Within the United States, approximately one third of patients aged 0 – 64 years (a population of approximately over 90 million) are referred to a specialist by their primary care physician [2]. A well-coordinated referral system needs to be established to accommodate this high frequency of referrals, in addition to connecting primary and specialty care.

All members of the oncology care team (oncologists, general practitioners, radiologists, nurse navigators, patient coordinators, registered dietitians, etc.) play an integral role in enhancing the quality of care received. The care provided encompasses diverse aspects of health services. In addition to appropriate care that is timely and appropriate, other elements of cancer care include psychosocial assessment, suitable and timely referral, and individualized treatment that considers each patient’s needs and preferences. A multidisciplinary team is needed to address these tasks, which may create complexities to care coordination in both hospital and community settings. Challenges include recognizing health professional roles and responsibilities, communication between the care team and with the patient, managing scarce resources, and transitioning patients through care.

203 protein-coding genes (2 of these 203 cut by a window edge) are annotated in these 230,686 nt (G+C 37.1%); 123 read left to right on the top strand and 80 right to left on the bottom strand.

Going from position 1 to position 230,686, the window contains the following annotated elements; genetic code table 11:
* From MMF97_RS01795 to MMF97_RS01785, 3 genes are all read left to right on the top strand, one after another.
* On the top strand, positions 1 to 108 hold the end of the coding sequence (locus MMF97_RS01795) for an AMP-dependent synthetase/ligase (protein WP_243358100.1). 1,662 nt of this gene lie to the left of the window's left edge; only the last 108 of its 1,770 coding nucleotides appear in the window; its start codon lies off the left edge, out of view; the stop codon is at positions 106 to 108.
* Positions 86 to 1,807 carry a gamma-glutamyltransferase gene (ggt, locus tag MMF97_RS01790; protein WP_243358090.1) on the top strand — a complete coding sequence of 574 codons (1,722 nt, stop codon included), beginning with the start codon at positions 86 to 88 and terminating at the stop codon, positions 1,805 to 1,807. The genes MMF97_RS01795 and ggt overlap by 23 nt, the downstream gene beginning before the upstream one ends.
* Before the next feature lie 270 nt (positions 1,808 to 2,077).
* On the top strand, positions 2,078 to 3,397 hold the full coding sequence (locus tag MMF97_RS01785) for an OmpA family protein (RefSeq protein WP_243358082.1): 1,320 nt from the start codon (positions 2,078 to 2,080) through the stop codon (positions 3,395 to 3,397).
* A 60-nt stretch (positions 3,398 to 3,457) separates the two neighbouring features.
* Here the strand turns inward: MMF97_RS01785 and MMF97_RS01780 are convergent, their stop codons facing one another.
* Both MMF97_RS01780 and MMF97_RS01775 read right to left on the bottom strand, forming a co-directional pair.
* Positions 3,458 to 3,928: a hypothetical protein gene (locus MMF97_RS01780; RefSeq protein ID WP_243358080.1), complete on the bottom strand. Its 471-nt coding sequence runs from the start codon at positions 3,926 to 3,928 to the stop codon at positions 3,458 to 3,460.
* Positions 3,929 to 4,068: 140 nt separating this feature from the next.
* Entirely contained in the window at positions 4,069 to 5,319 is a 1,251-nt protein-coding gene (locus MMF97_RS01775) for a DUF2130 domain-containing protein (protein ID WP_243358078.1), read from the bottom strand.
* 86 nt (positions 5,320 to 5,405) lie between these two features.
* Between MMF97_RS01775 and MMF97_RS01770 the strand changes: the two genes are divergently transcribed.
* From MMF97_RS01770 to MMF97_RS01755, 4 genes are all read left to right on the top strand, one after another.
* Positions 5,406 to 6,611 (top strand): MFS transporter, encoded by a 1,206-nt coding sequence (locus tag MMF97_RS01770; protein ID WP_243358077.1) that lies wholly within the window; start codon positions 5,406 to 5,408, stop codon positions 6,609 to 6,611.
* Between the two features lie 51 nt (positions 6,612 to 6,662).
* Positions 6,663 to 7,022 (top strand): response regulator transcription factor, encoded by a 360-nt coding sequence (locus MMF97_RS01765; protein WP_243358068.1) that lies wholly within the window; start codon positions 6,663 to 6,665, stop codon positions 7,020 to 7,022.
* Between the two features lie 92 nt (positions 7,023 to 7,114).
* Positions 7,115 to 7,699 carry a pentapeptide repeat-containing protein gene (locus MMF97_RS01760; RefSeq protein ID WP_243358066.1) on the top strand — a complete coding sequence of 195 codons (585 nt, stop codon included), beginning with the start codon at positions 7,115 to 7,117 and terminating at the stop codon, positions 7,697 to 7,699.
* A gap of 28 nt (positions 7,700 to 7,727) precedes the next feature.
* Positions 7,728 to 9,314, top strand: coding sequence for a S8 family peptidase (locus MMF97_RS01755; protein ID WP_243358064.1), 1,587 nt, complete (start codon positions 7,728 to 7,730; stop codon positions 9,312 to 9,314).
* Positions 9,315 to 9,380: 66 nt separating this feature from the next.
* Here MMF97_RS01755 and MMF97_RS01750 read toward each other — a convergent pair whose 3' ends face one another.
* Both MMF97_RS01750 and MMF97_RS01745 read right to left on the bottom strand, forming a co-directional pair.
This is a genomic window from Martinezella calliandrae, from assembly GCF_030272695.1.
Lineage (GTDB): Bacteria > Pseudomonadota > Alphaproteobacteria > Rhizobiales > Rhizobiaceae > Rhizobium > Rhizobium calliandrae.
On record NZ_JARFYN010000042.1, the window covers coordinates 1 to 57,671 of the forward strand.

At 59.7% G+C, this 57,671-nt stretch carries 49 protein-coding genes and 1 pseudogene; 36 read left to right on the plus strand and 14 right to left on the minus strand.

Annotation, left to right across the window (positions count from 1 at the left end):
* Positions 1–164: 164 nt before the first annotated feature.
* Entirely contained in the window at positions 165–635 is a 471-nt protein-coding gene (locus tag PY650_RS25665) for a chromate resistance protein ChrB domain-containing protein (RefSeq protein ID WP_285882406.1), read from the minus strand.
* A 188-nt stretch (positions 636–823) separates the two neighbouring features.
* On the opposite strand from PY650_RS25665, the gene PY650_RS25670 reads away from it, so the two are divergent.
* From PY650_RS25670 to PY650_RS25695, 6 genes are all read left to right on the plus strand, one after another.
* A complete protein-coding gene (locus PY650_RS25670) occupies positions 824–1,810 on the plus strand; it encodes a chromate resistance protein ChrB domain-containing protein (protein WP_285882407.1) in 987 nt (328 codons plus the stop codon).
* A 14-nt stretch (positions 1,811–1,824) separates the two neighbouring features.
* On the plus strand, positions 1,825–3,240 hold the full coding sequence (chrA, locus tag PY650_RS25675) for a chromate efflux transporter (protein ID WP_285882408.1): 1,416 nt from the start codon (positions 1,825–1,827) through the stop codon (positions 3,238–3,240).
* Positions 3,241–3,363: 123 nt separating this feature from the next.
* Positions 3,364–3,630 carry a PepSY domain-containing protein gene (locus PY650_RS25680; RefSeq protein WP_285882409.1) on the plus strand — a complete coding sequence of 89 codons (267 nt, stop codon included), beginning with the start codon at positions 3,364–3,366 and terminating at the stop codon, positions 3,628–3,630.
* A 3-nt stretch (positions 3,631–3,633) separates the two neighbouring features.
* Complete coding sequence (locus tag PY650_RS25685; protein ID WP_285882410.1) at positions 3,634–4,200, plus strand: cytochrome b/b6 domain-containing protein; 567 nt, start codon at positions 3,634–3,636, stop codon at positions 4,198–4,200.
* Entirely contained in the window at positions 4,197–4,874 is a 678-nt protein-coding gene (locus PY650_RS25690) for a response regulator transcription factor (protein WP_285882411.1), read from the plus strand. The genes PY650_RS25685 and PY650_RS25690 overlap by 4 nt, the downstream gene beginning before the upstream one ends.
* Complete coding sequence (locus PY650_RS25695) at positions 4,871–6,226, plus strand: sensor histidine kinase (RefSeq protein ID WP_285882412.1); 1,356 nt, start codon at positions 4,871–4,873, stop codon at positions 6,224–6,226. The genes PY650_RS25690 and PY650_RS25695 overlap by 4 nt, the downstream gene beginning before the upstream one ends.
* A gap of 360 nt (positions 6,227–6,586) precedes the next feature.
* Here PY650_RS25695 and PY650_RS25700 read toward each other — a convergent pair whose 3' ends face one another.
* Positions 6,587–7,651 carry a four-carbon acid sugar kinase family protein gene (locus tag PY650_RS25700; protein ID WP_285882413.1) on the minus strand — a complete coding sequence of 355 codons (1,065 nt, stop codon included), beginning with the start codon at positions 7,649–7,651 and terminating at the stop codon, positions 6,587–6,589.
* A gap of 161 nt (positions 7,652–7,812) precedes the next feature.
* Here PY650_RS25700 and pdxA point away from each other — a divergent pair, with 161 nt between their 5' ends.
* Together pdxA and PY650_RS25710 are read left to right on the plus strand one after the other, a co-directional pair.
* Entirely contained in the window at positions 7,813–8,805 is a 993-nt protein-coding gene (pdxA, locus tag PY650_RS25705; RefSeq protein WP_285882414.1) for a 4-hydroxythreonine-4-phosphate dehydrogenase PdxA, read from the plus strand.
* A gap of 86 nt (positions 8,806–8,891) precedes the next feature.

Digital technologies have aimed to address these challenges [3]. These include:

  • Electronic portals

  • Electronic Health Records (EHRs)

  • Patient reported outcomes measures

  • Patient-centered education

They are utilized to enable collaborative care coordination systems. Patient experience and outcome is enhanced when implementation of optimal technologies are coupled with proper training and support for patients and the care team.